Biometric Discrimination
Power: Is It Mostly Hype?


Biometrics have been widely accepted as powerful tools in combatting terriorism. However, there is recent evidence that biometric systems are not nearly as powerful as the media indicates, and certainly not as powerful as advertised by the companies making the products.

Last year's project teams investigated freeware and licenced biometric products, see Investigation of Freeware Biometric Products and Investigation of Two Licenced Biometric Products, which were presented at Research Day 2011.


This semester we will investigate whether biometric systems are truly powerful or whether they are over hyped by the media as well as by the creators of biometric products.

The project team will

The key parameters to obtain on a user verification product are Accuracy (e.g., EER) will decrease as the population of users increases - for example, there is a huge difference between a class of 30 students (e.g., taking online tests) and the roughly 300 million population of the United States. Accuracy (e.g., EER) will also decrease as the quality of the data samples degrades - for example, it can be difficult to identify someone from a partial or smudged fingerprint. Biometric equipment manufacturers typically quote accuracy figures from controlled experiments on a small population of users and clean high resolution biometric samples.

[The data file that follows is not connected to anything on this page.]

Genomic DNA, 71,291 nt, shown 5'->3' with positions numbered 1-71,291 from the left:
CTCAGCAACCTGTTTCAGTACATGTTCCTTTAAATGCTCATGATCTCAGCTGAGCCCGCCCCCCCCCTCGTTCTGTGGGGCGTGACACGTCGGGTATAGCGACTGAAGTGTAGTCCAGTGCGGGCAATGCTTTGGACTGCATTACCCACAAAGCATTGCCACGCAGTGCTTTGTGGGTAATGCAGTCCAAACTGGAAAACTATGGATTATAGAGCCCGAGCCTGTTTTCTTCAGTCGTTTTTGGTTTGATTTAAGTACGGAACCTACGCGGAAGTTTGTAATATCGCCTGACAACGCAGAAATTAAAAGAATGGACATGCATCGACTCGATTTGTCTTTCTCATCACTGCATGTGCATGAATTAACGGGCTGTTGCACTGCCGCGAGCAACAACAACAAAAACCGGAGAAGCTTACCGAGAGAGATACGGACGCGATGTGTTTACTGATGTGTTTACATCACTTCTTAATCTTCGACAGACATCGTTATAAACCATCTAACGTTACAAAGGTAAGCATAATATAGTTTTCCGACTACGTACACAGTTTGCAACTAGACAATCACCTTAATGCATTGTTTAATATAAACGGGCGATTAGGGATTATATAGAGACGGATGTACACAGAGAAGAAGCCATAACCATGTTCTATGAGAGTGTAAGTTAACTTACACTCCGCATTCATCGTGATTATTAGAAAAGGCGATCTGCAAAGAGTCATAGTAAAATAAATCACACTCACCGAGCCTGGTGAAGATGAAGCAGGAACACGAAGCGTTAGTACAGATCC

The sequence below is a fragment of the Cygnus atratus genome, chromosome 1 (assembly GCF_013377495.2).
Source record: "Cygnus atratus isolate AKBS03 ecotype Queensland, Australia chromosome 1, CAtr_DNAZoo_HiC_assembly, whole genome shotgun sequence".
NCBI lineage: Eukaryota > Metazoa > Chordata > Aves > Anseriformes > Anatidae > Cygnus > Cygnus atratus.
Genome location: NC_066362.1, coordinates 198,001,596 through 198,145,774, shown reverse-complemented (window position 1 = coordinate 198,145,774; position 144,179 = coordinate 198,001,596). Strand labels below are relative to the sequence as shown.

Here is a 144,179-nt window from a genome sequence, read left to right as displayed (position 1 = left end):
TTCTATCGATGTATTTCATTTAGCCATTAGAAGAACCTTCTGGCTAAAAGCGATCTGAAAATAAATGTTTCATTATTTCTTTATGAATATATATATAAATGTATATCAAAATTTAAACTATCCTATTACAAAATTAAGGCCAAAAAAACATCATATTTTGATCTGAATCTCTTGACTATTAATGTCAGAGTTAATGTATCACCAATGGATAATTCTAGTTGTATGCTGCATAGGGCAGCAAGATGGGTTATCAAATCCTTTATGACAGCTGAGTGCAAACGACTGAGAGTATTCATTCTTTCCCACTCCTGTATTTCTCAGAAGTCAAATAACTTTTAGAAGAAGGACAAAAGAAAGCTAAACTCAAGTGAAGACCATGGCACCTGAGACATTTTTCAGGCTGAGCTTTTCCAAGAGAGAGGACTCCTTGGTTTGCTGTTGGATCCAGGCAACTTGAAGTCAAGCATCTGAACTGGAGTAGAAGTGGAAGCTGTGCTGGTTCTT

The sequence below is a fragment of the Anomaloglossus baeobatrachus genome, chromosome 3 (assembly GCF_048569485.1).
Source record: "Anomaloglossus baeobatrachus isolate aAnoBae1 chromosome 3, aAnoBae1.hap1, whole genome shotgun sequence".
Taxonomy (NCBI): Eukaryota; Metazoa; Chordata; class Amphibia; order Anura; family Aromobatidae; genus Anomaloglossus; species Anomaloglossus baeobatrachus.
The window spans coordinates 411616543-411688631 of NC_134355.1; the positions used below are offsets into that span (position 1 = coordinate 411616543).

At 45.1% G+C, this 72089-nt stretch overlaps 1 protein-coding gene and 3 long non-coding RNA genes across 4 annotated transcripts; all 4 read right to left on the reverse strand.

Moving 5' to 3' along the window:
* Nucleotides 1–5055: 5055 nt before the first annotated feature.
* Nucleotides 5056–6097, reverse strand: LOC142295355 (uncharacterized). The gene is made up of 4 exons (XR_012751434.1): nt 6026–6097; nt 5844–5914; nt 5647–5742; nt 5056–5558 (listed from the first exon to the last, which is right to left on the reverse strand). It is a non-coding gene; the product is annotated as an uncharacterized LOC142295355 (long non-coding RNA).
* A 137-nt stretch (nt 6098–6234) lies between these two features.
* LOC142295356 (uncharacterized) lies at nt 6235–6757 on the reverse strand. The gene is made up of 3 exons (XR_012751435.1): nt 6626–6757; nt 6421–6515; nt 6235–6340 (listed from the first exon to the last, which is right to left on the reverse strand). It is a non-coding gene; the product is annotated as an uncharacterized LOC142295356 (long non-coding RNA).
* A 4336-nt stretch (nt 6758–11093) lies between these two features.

It is anticipated that the final deliverable of this team will be an article that exposes the media and manufacturer hype relating to these products.

The project team can also reexamine the face and fingerprint products for which we have licences.